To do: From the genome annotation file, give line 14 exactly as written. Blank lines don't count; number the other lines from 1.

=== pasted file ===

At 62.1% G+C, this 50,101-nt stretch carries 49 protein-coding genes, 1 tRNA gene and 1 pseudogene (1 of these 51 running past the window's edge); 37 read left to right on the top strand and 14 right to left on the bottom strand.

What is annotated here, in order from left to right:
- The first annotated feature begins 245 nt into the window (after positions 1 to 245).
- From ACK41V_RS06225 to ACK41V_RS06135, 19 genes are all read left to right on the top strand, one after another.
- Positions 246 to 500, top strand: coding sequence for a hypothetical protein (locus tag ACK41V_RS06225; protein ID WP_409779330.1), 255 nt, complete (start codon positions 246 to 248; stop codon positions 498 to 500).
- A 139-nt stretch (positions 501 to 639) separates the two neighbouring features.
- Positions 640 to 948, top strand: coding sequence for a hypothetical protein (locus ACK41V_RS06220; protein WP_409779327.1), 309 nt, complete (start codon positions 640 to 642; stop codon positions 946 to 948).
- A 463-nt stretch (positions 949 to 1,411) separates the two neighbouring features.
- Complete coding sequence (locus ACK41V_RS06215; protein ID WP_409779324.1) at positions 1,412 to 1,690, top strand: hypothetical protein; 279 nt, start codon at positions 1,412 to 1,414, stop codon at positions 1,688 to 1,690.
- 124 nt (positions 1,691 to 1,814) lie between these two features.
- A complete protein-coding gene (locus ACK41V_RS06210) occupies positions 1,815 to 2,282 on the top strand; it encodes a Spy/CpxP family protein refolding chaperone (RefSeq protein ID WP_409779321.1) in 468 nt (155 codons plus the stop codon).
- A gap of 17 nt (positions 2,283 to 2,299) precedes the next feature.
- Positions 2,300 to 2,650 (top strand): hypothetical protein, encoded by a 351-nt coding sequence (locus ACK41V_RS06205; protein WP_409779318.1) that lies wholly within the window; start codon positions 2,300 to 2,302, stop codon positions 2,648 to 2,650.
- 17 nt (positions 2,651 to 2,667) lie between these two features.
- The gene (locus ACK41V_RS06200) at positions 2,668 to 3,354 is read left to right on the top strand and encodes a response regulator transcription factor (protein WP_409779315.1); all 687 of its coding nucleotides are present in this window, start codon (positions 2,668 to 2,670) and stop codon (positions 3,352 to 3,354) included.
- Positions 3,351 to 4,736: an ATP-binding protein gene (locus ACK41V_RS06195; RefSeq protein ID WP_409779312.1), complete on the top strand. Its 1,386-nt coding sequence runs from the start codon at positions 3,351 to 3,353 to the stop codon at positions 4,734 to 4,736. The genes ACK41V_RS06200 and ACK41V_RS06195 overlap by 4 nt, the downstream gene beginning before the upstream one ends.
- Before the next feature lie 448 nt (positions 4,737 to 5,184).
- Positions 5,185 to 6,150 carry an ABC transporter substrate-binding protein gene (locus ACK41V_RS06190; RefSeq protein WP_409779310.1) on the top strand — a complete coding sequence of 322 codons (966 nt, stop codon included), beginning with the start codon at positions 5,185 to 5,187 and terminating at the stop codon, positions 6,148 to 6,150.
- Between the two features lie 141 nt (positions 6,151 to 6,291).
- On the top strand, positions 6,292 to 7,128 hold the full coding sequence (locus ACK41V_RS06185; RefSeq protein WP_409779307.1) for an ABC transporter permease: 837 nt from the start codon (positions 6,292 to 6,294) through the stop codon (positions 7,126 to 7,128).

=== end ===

- 17 nt (positions 2,651 to 2,667) lie between these two features.